Gilbert: You can tell the difference between artists: Who's the madman, and who's the guy just doin' it? That's why guys like [Joe] Kubert and [John] Buscema and John Romita, who were really amazingly skilled artists, there's just nothing there other than they're just really skilled artists. Then you see Crumb, who was just a complete nut.
Clowes: Or [Jack] Kirby, who was the opposite.
Gilbert: Or [Steve] Ditko. They're crazy men. "Who let them do this?" [Laughter]
Ware: When you talk about a pantheon . . . When I went to art school and I went to the art history classes, we were taught this very specific progression of where art came from and where it supposedly was going. It was almost like these pills you had to swallow that had been established by art critics and art writers. One of the things that appealed to me most about comics was that you can pick the ones you like and build your own personal pantheon. I've never met these younger kids who are more interested in – I just said "younger kids." I can't believe that. [Laughter] Younger artists are interested in Heavy Metal – that's great. That's something else completely to start from.
Gilbert: That's what was missing from alternative comics after us: The art got less and less good.
Jaime: Less and less important.
Gilbert: It was more about the writing. Eventually people are gonna rebel and say, "Where's the good drawings?" It's in Heavy Metal! I think that's what's happened – a backlash against blandness.
Clowes: Yeah, we spawned a lot of guys who just wanted to tell their funny little stories.
Gilbert: You read a lot of good comics like that, but you can see why Joe Public is going to see The Avengers. There's a reason.
Ware: Well, that's complicated. There's a lot of reasons for that. [Laughter]
Gilbert: It's funny: When Ghost World came out and Dan was nominated for the Oscar, I could just picture someone like Gwyneth Paltrow saying, "Dan Clowes' comic book . . . "
Clowes: And she did!
Gilbert: It was the most bizarre prediction ever. I just picked her out of a hat – I bet you somebody like that's gonna say it.
Clowes: I was sure she was gonna pronounce my name wrong, but they must have coached her. I thought that would be the perfect thing, to have the cute girl in class pronounce your name wrong when you're in the Science Fair.
Ware: A defining moment.
Gilbert: And this is probably the first time she ever mentioned a comic book in her life, and a few years later she's in Iron Man.
Ware: And Scarlett Johansson went on from Ghost World to do another comic book movie.
Clowes: I have to say she had such disdain for comics. [Laughter] They were the lowest.
Ware: I find it amazing that the stuff that I got made fun of and jumped in the hallway for reading, and spat upon – literally, some guy spit in the coat pocket of my jacket – is now mainstream culture.
Clowes: I saw an attractive teenage couple on the subway saying "Should we see Thor?" When I was a teenager, if I'd said, "Hey, wanna come over to my mom's house and read my original Kirby issues of Thor?" I'd have been peppersprayed. [Laughter]
Do you have to define yourself against that stuff anymore?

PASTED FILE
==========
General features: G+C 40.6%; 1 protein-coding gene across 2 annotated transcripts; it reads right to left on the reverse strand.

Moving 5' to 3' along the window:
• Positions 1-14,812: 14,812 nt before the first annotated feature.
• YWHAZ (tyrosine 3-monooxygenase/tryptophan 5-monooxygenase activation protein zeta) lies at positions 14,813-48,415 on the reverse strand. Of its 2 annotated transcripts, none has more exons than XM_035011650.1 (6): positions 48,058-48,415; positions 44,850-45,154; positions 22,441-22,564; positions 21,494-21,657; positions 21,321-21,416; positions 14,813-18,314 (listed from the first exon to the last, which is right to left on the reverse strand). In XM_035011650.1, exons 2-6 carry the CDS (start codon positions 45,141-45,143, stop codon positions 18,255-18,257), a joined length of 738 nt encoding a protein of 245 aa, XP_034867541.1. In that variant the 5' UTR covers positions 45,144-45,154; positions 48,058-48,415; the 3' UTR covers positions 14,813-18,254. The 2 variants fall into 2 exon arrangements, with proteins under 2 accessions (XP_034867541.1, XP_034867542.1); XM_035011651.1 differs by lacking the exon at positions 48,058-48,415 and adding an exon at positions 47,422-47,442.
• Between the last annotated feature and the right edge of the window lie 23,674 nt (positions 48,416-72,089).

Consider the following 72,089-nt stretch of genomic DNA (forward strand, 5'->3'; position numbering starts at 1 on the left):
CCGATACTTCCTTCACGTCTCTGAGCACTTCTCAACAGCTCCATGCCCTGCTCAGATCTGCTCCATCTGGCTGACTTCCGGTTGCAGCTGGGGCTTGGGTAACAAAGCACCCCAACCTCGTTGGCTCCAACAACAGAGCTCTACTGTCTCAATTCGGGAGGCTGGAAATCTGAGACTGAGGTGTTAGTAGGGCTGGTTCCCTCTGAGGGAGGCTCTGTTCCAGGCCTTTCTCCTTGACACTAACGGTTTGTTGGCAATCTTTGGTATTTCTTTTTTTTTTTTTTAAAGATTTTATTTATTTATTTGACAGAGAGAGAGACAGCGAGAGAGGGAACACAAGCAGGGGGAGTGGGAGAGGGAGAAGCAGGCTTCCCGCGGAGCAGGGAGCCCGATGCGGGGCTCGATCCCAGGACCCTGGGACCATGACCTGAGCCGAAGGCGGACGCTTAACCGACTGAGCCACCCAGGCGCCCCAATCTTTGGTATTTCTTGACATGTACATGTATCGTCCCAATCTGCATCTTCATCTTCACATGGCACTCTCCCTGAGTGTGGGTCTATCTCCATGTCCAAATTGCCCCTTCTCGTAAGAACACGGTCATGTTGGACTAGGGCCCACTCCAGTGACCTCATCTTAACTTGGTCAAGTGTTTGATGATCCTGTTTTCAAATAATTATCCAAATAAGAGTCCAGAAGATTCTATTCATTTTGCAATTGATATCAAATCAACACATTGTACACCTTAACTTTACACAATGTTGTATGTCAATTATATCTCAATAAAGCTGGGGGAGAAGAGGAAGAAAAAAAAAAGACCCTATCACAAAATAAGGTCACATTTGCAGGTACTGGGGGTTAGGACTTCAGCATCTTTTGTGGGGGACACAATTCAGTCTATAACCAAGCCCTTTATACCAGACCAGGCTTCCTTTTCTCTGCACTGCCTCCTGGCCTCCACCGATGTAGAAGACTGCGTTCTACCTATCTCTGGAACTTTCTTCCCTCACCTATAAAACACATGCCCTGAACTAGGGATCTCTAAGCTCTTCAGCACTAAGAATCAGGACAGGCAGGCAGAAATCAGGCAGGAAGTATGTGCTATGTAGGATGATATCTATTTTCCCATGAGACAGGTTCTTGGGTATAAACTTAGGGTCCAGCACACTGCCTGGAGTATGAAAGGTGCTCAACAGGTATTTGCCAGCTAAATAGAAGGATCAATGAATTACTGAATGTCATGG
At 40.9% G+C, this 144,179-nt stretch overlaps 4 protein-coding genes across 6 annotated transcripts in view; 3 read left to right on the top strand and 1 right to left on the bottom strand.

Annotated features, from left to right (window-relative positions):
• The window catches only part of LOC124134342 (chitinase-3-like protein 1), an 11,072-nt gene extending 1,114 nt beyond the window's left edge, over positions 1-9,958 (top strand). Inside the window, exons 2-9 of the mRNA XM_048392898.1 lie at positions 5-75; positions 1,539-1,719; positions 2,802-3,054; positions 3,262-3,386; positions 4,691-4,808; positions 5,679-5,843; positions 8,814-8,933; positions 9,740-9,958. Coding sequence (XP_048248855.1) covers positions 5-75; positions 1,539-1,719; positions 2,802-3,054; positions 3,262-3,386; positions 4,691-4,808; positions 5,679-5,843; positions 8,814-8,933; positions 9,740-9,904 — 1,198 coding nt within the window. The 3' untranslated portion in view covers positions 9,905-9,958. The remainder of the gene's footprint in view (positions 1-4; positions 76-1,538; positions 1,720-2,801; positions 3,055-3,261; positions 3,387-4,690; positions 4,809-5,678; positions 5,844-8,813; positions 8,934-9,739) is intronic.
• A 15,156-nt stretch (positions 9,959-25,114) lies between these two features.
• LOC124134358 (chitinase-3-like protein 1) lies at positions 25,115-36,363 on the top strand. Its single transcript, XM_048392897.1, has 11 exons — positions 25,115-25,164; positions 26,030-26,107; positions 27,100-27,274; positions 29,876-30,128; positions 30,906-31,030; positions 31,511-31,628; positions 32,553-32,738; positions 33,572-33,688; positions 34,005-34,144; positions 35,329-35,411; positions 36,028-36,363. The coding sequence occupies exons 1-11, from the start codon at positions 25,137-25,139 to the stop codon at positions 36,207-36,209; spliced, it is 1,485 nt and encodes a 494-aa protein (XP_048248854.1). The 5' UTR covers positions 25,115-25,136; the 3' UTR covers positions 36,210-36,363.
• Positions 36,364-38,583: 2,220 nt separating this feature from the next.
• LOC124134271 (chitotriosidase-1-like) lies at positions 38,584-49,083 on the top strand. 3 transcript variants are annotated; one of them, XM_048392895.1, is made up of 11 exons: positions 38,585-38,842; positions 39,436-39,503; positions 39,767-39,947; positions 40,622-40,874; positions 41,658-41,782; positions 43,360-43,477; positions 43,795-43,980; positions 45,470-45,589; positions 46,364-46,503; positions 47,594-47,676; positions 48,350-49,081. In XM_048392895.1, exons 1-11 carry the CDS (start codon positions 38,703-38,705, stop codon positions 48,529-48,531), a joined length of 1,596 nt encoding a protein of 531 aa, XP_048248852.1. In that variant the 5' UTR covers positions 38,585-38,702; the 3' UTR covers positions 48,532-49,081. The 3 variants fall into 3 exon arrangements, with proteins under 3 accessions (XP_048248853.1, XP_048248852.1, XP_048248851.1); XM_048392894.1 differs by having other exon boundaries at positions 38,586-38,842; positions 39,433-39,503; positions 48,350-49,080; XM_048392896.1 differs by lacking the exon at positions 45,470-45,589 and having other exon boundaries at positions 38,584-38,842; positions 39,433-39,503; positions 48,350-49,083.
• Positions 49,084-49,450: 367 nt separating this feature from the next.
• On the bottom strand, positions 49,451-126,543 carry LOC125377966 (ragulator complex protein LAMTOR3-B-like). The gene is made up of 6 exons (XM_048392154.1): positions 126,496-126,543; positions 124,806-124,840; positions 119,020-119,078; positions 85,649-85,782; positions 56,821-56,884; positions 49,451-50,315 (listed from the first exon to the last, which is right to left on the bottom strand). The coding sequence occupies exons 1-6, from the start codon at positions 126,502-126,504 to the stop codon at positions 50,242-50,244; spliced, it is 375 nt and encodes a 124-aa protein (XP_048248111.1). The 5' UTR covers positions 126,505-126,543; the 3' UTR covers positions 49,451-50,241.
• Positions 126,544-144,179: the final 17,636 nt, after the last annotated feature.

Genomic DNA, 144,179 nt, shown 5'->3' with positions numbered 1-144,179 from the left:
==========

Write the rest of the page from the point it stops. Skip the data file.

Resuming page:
Ware: I don't think we ever did.
Clowes: Well, I would say half the interviews I do, they still ask, "With all the great comic-book movies coming out, which are your favorites?"
Jaime: It's hard to shake that old way of thinking. When I get really good responses from the mainstream, I wonder, "What are they looking at?" I can't picture them looking at our comic like an alternative fan. I picture them going "Hmm, let's study this! What is the concept with this character? Where is he going?"
Gilbert: They're waiting for the punchline. They're waiting for the kick. They don't understand how life flows – it's like, "Where's the revenge angle?"
Comics are taught in colleges now – that's a big change from even 2000 or so, when art professors would insult you to your face for that stuff.
Ware: That's what I went through. Maybe it's better. I don't know if it's better, but I found it was something to work against.
Clowes: It gave me so much energy, to be rejected like that. If everything I wanted to do in art school had been indulged, I don't think the art would have necessarily been good. I'd have just been guided along a path.
Ware: Most people who are teaching art are painters or sculptors, and they're not used to reading anything. They're not used to reading an image, they're used to looking at it. Which is fair.
Clowes: They're completely separate disciplines.
Gilbert: They're also bitter and jealous because they don't have a name and we do. [Laughter]
Ware: I've fought the idea of comics being illustration many times. To even mention them in the same breath is not helpful. If you're illustrating stories, then you're not writing comics. The real power of comics is writing as you draw.
Jaime: When I do illustration work on the side, it's totally different. I'm less than 100 percent satisfied when I finish the illustration, no matter how much work I put into it, because there's just something missing for me.
When you come to a place like this, is it a "hail the conquering heroes" moment for you?
Jaime: "These are our people?" No, though yesterday Dan dubbed us the Grand Old Men of Comics.
Ware: Absolutely not, no. I find it very painful and emotionally challenging.
Jaime: Everything is so –
Jaime:. Yeah. I know coming in here that there are people who've never heard of us.
Ware: I just feel so incredibly lucky. I never, ever thought I'd be able to make a living doing this. When I was 11 years old, I thought, "All I really wanna be able to do is my own comic book," and I'm doing it. I don't have any other real ambitions. I have nothing to conquer at all.
Gilbert: Wait – you make a living doing comics? [Laughter]
Jaime: People have asked, "When did you feel like you'd arrived?" My first issue.
Clowes: Nothing ever felt better than that.
Rolling Stone interviews Los Bros Hernandez, Chris Ware, and Daniel Clowes
Meet the men who made comics worth caring about.